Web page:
Wednesday, February 29, 2012

The Truth About the Apocrypha: A Bible History Lesson

When I was in college, as an English major, I took a class called "The Bible as Literature." The English Bible that we used contained a section called the Apocrypha. I only knew about the Old and New Testaments. What was this mysterious group of books? It stayed in the back of my mind but did not come up often. Occasionally I would come across a reference to Ecclesiasticus (Sirach) or The Book of Wisdom, and I would wonder what these books were. They were not in my Bible. At some point I heard the Apocrypha mentioned as a set of books added to the Bible by Catholics. Those Catholics had their own Bible! Of course this was not the real Bible, so I would not give much attention to such books, thinking them to be inauthentic. I was under the wrong impression, as I'm sure many Christians are, so here I will provide the history of the Apocrypha. ( I have paraphrased and used direct quotes from Born Evangelical, Born Again Catholic by David B. Currie in this essay.)

The first Bibles were all produced by Catholics. The Catholic priest Bede was the first person to translate any part of the Bible into English, in the eighth century. The printer Gutenberg, who was a Catholic, printed the First Catholic Bible centuries later. In 1478, a Low German Bible was printed, so that any literate German could read it. By the end of the Middle Ages, much of the Bible was available in many European languages. Even Luther admitted years later that we would not even have the Bible without the Catholic Church.  

The Apocrypha relates to seven books (or portions) of the Bible included in the Catholic Old Testament but not in the Protestant version. The Septuagint translation (of the Old Testament) was the accepted Greek Bible of the Jews in Palestine and elsewhere for well over a hundred years before Jesus' birth. Both Jews and Christians accepted it as their Bible for over half a century after the Ascension as well. Its canon (list of included books) is not in doubt. The Septuagint included the seven books of the Apocrypha on equal standing with the rest of the inspired Old Testament. There is no doubt that Jesus and his contemporaries all used the Septuagint. The New Testament writers allude to these apocryphal books over two dozen times.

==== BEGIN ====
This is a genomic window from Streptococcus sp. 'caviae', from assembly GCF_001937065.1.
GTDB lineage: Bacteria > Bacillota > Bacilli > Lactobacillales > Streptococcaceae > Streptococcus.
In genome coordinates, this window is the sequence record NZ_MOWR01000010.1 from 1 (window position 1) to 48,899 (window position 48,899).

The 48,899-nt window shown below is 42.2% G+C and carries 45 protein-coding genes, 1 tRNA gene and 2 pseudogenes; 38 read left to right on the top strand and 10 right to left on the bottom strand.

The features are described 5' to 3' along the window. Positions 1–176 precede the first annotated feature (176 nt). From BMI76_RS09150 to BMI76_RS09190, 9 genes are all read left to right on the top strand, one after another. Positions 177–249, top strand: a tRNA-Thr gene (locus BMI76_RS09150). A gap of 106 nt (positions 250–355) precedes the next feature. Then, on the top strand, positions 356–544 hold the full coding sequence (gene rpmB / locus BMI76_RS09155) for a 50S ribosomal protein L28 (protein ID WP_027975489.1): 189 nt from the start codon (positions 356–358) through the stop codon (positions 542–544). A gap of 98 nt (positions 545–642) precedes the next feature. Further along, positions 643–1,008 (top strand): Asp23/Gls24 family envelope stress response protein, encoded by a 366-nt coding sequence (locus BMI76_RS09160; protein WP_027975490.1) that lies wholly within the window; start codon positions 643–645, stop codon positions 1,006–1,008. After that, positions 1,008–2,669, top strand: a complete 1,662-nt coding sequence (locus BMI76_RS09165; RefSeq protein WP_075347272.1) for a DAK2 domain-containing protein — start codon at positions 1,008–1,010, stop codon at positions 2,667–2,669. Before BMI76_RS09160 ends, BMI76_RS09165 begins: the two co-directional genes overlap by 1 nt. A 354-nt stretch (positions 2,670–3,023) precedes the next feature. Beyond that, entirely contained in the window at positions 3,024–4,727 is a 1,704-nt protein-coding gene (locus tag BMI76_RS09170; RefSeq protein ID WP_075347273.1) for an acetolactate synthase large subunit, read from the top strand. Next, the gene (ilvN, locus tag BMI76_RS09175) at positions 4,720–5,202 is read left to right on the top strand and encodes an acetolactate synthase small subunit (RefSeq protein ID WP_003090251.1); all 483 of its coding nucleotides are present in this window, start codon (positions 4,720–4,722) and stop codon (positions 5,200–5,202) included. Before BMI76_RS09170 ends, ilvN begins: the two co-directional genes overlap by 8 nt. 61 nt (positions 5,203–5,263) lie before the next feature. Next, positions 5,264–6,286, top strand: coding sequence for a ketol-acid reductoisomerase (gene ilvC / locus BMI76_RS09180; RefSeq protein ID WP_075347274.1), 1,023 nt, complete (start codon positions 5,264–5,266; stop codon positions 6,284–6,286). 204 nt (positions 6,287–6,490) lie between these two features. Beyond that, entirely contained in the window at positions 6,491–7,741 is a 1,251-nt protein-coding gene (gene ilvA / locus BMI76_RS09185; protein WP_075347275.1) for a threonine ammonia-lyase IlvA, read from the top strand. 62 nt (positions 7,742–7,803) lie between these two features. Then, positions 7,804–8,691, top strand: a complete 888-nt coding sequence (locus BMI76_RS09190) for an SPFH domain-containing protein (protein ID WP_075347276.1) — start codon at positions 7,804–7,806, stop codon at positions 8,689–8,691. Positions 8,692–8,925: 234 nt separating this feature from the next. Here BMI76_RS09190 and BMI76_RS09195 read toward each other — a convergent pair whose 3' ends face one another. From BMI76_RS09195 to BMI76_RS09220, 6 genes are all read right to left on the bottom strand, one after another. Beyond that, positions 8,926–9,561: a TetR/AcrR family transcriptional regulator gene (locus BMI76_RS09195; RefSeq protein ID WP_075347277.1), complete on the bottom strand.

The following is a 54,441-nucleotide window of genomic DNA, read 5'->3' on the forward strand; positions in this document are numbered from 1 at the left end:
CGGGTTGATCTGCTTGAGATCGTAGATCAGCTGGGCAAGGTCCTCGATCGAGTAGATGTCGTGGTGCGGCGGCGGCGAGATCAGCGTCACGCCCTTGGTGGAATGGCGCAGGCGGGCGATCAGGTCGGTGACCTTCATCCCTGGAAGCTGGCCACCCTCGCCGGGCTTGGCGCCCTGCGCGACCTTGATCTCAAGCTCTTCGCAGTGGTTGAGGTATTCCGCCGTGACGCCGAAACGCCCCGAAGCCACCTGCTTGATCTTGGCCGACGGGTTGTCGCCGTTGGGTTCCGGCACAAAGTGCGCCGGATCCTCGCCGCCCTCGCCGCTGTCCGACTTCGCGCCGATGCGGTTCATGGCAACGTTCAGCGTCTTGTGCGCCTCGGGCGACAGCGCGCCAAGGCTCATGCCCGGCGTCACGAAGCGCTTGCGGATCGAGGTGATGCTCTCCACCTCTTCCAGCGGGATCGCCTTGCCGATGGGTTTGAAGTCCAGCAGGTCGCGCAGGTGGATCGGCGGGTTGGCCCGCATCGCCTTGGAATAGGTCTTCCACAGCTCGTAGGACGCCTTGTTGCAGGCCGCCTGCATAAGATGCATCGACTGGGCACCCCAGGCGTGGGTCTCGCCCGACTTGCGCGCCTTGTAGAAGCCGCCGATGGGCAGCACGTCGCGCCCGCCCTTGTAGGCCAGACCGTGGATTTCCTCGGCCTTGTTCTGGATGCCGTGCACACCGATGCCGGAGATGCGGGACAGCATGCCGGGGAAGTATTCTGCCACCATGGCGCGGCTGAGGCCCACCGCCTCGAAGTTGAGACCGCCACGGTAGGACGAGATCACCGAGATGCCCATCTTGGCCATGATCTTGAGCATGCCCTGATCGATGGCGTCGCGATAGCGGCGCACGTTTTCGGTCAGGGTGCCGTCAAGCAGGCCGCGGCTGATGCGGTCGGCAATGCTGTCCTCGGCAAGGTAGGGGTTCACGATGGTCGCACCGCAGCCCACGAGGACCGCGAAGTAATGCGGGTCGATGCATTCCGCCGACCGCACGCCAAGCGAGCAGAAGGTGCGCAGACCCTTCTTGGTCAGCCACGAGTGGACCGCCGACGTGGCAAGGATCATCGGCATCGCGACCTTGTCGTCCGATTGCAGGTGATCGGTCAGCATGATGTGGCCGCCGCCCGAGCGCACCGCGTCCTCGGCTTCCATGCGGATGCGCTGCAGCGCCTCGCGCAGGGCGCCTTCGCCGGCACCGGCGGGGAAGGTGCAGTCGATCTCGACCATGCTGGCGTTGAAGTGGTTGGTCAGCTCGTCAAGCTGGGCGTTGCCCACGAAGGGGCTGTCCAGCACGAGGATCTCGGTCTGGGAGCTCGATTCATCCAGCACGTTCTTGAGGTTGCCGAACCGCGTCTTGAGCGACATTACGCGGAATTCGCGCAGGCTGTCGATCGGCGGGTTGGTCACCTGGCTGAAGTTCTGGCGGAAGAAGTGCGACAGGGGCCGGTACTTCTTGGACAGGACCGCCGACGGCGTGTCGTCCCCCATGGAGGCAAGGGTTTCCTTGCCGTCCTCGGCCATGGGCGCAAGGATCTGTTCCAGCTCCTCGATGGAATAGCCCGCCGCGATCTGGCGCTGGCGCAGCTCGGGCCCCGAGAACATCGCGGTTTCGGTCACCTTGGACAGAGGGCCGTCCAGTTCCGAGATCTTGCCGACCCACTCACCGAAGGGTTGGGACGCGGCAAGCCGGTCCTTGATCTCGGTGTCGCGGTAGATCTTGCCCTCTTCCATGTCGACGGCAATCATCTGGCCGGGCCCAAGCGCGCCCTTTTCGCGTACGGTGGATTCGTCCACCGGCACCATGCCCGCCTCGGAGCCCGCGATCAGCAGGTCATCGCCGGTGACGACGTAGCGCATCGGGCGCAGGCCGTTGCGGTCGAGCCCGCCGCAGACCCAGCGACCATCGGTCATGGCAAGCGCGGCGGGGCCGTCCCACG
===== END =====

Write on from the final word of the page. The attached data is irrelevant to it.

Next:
So what happened?  Beginning with Peter's sermon at Pentecost, the Christians and unbelieving Jews were locked in battle over whether Jesus was the Jewish Messiah. In their arguments, the Christians used Old Testament prophesies extensively, many of which were in the seven books that Evangelicals now refer to as the Apocrypha. The Jewish leaders revised their canon about A.D. 90 to exclude 2 Maccabees, Wisdom, Daniel 13-14, Judith, Baruch, Sirach, and 1 Maccabees. By doing this, they excluded many messianic prophesies. The Christians did not confirm this decision. It is a fact that Jesus, his apostles, the New Testament writers, and the early Church all used a Bible that included the Apocrypha. The Catholic Church did not add them after the Protestant Reformation. Rather, the reformers took these books out of the canon accepted by the early Church, borrowing instead a canon developed by non-Christian Jews. Why would they do this?!

While the Jews had found the messianic prophesies objectionable, the reformers disliked passages regarding salvation, prayers for the dead, and purgatory. In addition, some reformers planned on printing editions of the New Testament without four of its books--Hebrews, James, Jude and Revelation, which were to be relegated to an appendix. But without any precedent to point to, those four books were reinserted into the main body of the reformers' Bible. The seven apocryphal books, however, were never returned to the Old Testament.

"For evangelicals and reformers alike, there are not objective criteria sufficient for faith. This is most obvious when we discuss the biblical canon. Evangelicals have no good, objective explanation for accepting the canon they do accept. Catholics did not change the canon of the early Church or the deposit of faith to make them fit preconceived ideas. The fact that the reformers did is one of the saddest chapters in all Christendom."  The Catholic Bible is the complete Bible. Now you know the truth; the lid is off. What will you do?

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